Nausea and Other Signs Your Baby Is About to Enter the World
Several different signs indicate that you're going into labor, and nausea is one of them. In fact, nausea, indigestion and even vomiting are all very common early signs of labor and even can occur during the childbirth process.
Why Women Get Nauseous Before and During Labor
Many women feel nauseous about a day or so before labor actually begins. And it can get even worse during active labor.
The digestion process typically stops once you’re in labor, so if you go into it with a full stomach, you might find yourself feeling pretty nauseous as it progresses. Labor contractions can also cause nausea and vomiting.
Woman who get epidurals often find themselves fighting off nausea and vomiting during active labor. This is because epidurals can lead to a sudden drop in your blood pressure.
Other Signs of Labor
- Frequent Bowel Movements/Diarrhea
In addition to feeling nauseous, some women have frequent bowel movements and even diarrhea when labor is nearing, about 48 hours beforehand, or right at its onset. This occurs because as labor approaches, a woman’s muscles loosen up in preparation, which in turn can lead to loose stools and diarrhea.
- Regular Contractions
Prior to labor, many women feel Braxton Hicks contractions, which usually start sometime during the third trimester. These are referred to as “practice contractions” because they help prepare your body for labor and delivery. Braxton Hicks contractions are irregular, not typically painful, and can often be alleviated by changing position or drinking water.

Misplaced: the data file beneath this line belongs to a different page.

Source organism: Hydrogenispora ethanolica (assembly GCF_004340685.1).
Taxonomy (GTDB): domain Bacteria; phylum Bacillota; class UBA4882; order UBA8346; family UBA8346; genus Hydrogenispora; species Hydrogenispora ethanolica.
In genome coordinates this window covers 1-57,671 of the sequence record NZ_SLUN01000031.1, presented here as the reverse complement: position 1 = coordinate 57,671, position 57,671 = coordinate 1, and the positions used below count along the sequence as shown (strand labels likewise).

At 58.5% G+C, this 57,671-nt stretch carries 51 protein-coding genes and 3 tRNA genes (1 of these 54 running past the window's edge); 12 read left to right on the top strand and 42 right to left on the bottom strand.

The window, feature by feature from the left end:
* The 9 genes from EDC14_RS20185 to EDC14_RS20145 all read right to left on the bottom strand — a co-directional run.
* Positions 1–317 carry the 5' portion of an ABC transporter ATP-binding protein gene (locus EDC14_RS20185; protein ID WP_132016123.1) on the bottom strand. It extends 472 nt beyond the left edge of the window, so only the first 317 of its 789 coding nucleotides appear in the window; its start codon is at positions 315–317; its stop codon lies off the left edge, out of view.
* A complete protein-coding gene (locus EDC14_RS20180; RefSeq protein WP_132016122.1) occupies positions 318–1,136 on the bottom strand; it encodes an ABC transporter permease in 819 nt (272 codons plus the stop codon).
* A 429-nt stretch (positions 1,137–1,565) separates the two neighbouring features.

When real labor begins, Braxton Hicks contractions are replaced with regular, painful contractions that won’t stop or lighten up if you move positions or hydrate.
- Back Pain
While many woman experience back pain at some point during their pregnancy, extremely painful back pain can be a sign of labor. Persistent, dull, lower back pain can also be an early labor sign.
- Your Water Breaks
Another sign that your baby is on the way is when the amniotic sac, the fluid membrane that surrounds and protects the baby in utero, ruptures.
When to See Your Doctor
Nausea right before and during labor is very common and happens to a lot of women. But, if you’re so sick to your stomach that you can’t stop throwing up or can’t tolerate liquids, reach out to your doctor—you don’t want to get dehydrated.
And, if you’re experiencing nausea and vomiting three weeks before your due date, definitely call your OB/GYN. Experiencing nausea this early can be a sign of preterm labor.